Recently, I’ve had an unfortunate opportunity to deal with a very unexpected issue with Kafka that had quite terrible consequences. The exact origin of the issue is yet to be discovered; nevertheless, the process leading to the final solution to the problem and the fix itself were interesting enough that I decided to write a quick blog post about it as it might be potentially valuable to someone who also encounters a similar problem.

How the issue was diagnosed

Suddenly, after one of the deployments (nothing related to any change around Kafka or karafka/ruby-kafka gems that we use in the app) we’ve started to receive a massive number of error traces in Datadog APM (precisely, Kafka::ConnectionError: Connection error Errno::ETIMEDOUT: Connection timed out inside kafka.request.join_group span) and the number of API calls drastically decreased as well (expressed by api.calls{*} metric from ruby-kafka integration with Datadog APM). It turned that no consumer was able to join the consumer group for this particular application. What was even more strange, the config for this application and its Karafka consumers was the same as for other applications, so there must have been something about this consumer group.

But to verify this, we had to check if it was possible to join this consumer group from a different application, e.g., from the Rails console. There is no simple API for doing such a thing, so the only thing left to me was to study the code of ruby-kafka and figure out how to connect all the dots. That was quite an effort, but I eventually came up with something looking like this:

seed_brokers = ENV["KAFKA_SEED_BROKERS"]
client_id = "the_name_of_the_consumer_group"
client = seed_brokers, client_id: client_id)
group_id = "the_name_of_the_consumer_group"
consumer = client.consumer(group_id: group_id)
cluster = client.consumer(group_id: group_id).instance_variable_get("@cluster")
cg = cluster, logger: Rails.logger, group_id: group_id, session_timeout: 10, rebalance_timeout: 10, retention_time: -1, instrumenter: instrumenter = client_id), assignment_strategy: nil)

It’s super hacky and dirty (especially using instance_variable_get), but it did the job. The result was that it was possible to join all the consumer groups from the different applications except this problematic one! That meant the issue was not with the application but something on the Kafka cluster side. As the cluster is not a self-hosted one but an AWS MSK service, we had limited capabilities to debug the problem. However, we needed the fix as soon as possible.

Well, if the problem is just with one consumer group, why not create the new one? And manually set the offset for every topic/partition just like in the original consumer group so that we don’t need to reprocess all the events?

How the issue was addressed

It turned out that it’s a straightforward thing to do, and the offsets are the only thing we care about. That way, it made hardly a difference for the application if it uses the original consumer group or the new one.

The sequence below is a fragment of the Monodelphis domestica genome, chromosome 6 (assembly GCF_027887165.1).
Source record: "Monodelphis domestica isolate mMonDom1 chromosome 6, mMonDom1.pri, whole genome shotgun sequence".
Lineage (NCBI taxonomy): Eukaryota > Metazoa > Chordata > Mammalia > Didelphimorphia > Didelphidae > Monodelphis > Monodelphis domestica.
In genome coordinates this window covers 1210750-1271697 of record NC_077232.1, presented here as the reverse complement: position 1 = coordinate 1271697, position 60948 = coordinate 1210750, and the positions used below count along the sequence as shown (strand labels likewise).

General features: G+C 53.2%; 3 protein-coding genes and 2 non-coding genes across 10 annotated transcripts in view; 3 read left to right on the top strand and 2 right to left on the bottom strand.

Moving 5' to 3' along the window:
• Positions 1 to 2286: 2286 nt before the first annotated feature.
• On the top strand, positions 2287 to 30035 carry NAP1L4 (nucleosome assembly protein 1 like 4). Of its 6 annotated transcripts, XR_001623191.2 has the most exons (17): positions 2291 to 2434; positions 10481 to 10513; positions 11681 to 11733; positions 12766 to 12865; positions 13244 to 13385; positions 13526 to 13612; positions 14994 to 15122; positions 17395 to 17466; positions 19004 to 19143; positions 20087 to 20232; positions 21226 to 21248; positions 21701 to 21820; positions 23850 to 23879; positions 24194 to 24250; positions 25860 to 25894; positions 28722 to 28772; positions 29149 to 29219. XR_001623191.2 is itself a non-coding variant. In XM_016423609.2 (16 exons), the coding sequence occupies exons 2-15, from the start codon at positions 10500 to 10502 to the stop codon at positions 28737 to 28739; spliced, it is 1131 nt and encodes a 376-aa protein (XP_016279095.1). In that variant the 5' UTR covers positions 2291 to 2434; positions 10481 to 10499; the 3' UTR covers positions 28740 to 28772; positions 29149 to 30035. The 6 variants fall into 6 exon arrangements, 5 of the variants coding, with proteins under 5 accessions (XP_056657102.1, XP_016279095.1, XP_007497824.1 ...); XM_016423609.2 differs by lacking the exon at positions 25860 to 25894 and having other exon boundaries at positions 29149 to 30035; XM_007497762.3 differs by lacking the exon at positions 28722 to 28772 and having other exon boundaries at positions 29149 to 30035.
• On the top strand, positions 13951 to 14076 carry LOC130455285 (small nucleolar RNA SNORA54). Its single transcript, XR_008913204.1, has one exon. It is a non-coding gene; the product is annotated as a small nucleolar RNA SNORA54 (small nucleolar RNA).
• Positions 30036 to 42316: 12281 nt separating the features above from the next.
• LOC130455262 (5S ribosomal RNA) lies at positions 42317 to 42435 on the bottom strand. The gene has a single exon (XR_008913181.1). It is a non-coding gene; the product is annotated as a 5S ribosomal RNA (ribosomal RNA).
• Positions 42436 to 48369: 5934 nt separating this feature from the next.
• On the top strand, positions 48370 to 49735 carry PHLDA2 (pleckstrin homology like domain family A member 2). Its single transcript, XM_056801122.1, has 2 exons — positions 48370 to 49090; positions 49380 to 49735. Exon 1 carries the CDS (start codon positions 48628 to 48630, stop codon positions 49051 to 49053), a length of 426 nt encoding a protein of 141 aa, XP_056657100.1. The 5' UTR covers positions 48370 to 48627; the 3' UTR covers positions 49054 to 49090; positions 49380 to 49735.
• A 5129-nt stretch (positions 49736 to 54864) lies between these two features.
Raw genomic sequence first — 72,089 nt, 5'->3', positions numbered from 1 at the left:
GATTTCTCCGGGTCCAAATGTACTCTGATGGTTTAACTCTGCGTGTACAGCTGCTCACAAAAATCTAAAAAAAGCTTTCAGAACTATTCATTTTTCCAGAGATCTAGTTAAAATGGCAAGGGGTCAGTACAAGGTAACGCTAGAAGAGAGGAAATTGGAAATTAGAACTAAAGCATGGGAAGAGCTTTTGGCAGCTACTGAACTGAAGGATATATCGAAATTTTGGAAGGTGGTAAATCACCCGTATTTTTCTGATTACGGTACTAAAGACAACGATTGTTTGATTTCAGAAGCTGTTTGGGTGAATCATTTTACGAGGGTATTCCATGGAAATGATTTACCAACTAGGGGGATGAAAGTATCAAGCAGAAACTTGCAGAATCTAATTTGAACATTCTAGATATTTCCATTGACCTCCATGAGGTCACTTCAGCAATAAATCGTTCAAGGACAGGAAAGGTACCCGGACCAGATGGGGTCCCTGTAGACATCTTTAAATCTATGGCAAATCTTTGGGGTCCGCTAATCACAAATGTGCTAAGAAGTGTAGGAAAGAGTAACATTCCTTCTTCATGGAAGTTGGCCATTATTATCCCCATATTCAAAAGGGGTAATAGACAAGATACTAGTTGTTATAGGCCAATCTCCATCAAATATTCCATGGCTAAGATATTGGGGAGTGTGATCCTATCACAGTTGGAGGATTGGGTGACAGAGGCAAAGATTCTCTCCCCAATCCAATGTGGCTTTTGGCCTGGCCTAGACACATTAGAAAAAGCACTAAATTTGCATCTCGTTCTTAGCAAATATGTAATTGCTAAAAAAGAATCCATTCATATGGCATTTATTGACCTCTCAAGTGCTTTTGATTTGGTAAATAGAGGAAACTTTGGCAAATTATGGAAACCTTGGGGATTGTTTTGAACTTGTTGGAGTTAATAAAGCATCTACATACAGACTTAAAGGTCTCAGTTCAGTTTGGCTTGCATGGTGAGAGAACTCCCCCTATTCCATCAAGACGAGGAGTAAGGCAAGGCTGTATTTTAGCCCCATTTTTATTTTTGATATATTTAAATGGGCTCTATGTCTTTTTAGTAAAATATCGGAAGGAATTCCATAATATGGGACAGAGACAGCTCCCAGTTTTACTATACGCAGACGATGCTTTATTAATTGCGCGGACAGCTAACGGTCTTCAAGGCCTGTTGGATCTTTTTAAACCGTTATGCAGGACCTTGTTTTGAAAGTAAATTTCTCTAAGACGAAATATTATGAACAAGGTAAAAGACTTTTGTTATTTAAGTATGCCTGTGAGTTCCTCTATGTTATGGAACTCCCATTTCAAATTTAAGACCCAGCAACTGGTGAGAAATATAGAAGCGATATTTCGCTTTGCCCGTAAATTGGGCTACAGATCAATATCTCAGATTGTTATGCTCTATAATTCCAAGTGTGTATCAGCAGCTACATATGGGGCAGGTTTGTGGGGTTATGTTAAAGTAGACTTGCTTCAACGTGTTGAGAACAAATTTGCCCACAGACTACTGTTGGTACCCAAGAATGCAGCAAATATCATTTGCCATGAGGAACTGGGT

To get the offsets for all topics and partitions, I ran the following command: --describe --group the_name_of_the_consumer_group --bootstrap-server KAFKA_SERVER_URI

The output followed this pattern:

GROUP                                TOPIC          PARTITION  CURRENT-OFFSET  LOG-END-OFFSET  LAG             CONSUMER-ID     HOST            CLIENT-ID
the_name_of_the_consumer_group       topic_name     1          123             124             1               -               -               -
the_name_of_the_consumer_group       topic_name     2          100             200             100             -               -               -

// more topic/partitions

What I had to do in the next step was to extract TOPIC/PARTITION/CURRENT-OFFSET values and prepare commands that will set the offsets for the new consumer group, let’s call it the_name_of_the_consumer_group_2. Easily doable with few lines of Ruby.

To set the offset for a given topic/partition for the new consumer group, it turned out that it needed to be done in 2 steps:

  • Reset the offset (set to beginning): --bootstrap-server KAFKA_SERVER_URI --group the_name_of_the_consumer_group_2 --reset-offsets --to-earliest --topic TOPIC_WITH_PARTITIONS --execute

The expected format of TOPIC_WITH_PARTITIONS is e.g. topic_name:1.

  • Shift offset (from 0) by a given value: --bootstrap-server KAFKA_SERVER_URI --group the_name_of_the_consumer_group_2 --reset-offsets --shift-by OFFSET --topic TOPIC_WITH_PARTITIONS --execute

To prepare the script with interpolated TOPIC_WITH_PARTITIONS and OFFSET values, I performed the following steps:

  • Assign output to the config variable (excluding the headers):
config = "the_name_of_the_consumer_group       topic_name     1          123             124             1               -               -               -
the_name_of_the_consumer_group       topic_name     2          100             200             100             -               -               -"
  • Build the commands:
commands = config.split("\n").map do |line|
  topic = [line.split(/\s+/)[1], line.split(/\s+/)[2]].join(":")
  offset = line.split(/\s+/)[3]

  " --bootstrap-server KAFKA_SERVER_URI --group the_name_of_the_consumer_group_2 --reset-offsets --to-earliest --topic #{topic} --execute ; --bootstrap-server KAFKA_SERVER_URI --group the_name_of_the_consumer_group_2 --reset-offsets --shift-by #{offset} --topic #{topic} --execute"

I executed these commands, changed the name of the consumer group in the application form the_name_of_the_consumer_group to the_name_of_the_consumer_group_2, and everything was fine again!

Wrapping up

When using any complex piece of tech like Kafka, it’s essential to not only have proper monitoring established but also have a good understanding of how it works. That knowledge will definitely pay off if some unexpected issue happens.

posted in: Kafka, Ruby on Rails, Ruby, Rails